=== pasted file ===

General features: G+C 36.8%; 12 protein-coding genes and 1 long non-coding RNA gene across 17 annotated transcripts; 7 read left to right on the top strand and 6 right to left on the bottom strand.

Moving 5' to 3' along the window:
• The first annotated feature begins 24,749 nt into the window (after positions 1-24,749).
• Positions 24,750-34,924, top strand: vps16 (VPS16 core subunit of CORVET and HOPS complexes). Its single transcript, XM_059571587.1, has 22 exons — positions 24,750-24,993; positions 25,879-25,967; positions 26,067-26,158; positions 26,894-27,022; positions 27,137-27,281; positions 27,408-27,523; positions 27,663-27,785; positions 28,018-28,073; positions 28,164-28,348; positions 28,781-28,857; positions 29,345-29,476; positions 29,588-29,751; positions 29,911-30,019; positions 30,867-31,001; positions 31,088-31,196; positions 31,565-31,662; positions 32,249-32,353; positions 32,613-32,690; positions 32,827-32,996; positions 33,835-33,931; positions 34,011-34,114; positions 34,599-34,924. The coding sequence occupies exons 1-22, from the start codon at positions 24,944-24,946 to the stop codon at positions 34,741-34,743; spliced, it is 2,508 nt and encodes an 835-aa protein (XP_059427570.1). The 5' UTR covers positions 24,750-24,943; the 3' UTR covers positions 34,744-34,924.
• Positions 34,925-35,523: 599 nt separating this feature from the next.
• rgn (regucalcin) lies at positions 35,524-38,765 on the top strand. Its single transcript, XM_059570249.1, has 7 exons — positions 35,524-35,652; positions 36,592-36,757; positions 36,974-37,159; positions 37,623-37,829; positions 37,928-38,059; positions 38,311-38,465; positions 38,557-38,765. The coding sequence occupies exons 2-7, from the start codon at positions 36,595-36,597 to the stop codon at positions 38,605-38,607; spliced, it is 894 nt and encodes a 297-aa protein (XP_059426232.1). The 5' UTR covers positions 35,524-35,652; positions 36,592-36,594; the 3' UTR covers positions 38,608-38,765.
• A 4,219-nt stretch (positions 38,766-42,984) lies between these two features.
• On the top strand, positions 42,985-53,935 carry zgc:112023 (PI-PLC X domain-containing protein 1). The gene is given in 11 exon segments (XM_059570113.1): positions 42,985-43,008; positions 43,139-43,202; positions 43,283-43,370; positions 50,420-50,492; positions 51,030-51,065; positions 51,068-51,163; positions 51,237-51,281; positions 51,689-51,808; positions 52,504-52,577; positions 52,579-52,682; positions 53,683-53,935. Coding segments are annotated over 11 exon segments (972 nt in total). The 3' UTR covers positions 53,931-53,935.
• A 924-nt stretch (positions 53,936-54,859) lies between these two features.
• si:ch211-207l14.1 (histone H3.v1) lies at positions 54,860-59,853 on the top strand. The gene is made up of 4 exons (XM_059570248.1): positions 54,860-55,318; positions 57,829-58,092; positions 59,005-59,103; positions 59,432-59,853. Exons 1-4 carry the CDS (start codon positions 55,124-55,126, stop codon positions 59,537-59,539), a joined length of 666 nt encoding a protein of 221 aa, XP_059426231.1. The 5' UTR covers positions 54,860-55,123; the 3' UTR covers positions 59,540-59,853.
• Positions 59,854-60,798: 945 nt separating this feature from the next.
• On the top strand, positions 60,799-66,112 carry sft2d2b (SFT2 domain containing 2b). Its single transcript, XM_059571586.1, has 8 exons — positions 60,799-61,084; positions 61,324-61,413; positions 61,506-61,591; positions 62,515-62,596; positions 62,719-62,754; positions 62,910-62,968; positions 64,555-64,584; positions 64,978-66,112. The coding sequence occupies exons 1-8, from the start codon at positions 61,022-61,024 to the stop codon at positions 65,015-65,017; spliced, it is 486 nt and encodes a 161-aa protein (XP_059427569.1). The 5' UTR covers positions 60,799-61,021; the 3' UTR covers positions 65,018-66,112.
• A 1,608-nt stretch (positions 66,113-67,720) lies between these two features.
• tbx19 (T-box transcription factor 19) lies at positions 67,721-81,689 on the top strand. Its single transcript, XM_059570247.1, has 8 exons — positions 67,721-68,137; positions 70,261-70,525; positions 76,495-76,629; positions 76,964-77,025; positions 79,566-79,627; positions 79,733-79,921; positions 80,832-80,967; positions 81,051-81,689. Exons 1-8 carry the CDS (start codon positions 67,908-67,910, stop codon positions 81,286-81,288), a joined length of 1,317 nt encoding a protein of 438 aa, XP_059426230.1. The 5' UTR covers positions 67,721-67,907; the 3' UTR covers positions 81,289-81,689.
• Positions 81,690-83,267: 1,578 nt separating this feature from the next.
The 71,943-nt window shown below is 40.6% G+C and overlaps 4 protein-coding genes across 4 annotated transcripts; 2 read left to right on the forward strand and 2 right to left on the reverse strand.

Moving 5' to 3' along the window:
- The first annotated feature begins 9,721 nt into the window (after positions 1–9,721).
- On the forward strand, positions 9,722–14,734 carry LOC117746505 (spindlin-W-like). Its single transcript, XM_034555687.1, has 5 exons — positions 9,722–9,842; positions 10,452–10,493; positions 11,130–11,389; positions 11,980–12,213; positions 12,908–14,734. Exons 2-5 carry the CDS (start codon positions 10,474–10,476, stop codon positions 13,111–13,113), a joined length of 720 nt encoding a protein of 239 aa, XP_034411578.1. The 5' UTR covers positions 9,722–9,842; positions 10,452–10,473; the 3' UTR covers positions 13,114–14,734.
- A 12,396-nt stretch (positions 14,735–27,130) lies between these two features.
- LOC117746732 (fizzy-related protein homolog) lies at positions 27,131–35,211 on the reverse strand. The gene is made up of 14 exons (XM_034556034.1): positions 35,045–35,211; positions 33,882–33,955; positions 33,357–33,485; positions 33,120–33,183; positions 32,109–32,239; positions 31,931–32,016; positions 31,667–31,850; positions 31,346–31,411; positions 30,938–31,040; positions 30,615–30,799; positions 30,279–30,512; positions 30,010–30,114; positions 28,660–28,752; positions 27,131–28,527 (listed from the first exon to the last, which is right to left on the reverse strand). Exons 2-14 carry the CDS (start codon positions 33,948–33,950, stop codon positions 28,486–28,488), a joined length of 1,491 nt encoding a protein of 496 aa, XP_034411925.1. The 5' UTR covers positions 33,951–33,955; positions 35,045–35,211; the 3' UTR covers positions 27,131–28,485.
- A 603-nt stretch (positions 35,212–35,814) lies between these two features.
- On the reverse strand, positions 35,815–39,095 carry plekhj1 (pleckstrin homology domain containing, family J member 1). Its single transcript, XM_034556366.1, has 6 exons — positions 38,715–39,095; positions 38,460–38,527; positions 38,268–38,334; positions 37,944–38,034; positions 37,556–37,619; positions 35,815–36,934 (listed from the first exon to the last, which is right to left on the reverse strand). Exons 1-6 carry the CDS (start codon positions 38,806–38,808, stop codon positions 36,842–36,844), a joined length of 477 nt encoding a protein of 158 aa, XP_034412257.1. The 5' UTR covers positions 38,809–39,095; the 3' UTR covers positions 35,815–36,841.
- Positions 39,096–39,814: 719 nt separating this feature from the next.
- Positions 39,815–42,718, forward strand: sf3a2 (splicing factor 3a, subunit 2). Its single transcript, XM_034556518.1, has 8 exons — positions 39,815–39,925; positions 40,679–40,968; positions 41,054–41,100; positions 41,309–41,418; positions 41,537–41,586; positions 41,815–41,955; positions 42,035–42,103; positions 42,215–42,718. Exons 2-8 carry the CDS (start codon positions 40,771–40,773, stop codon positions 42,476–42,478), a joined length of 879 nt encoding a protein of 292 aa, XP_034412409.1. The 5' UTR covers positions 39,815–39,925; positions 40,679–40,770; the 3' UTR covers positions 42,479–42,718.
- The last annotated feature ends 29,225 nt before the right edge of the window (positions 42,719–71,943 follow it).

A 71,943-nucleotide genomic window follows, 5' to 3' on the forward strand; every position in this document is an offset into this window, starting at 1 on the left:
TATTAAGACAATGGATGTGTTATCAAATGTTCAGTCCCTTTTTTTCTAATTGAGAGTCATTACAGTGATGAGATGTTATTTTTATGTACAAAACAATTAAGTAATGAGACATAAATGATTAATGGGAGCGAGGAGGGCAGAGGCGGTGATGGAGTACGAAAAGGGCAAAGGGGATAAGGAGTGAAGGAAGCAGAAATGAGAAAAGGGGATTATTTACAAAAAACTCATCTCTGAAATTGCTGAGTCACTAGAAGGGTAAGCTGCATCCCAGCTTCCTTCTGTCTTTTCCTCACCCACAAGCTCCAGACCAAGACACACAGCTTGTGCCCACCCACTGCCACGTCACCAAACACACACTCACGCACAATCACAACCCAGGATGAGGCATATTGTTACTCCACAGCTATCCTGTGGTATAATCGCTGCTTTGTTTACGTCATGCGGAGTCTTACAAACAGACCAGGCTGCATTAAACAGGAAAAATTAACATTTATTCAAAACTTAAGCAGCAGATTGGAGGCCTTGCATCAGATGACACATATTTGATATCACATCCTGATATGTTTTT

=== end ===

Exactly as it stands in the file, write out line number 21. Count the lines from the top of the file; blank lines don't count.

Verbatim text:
- LOC117746732 (fizzy-related protein homolog) lies at positions 27,131–35,211 on the reverse strand. The gene is made up of 14 exons (XM_034556034.1): positions 35,045–35,211; positions 33,882–33,955; positions 33,357–33,485; positions 33,120–33,183; positions 32,109–32,239; positions 31,931–32,016; positions 31,667–31,850; positions 31,346–31,411; positions 30,938–31,040; positions 30,615–30,799; positions 30,279–30,512; positions 30,010–30,114; positions 28,660–28,752; positions 27,131–28,527 (listed from the first exon to the last, which is right to left on the reverse strand). Exons 2-14 carry the CDS (start codon positions 33,948–33,950, stop codon positions 28,486–28,488), a joined length of 1,491 nt encoding a protein of 496 aa, XP_034411925.1. The 5' UTR covers positions 33,951–33,955; positions 35,045–35,211; the 3' UTR covers positions 27,131–28,485.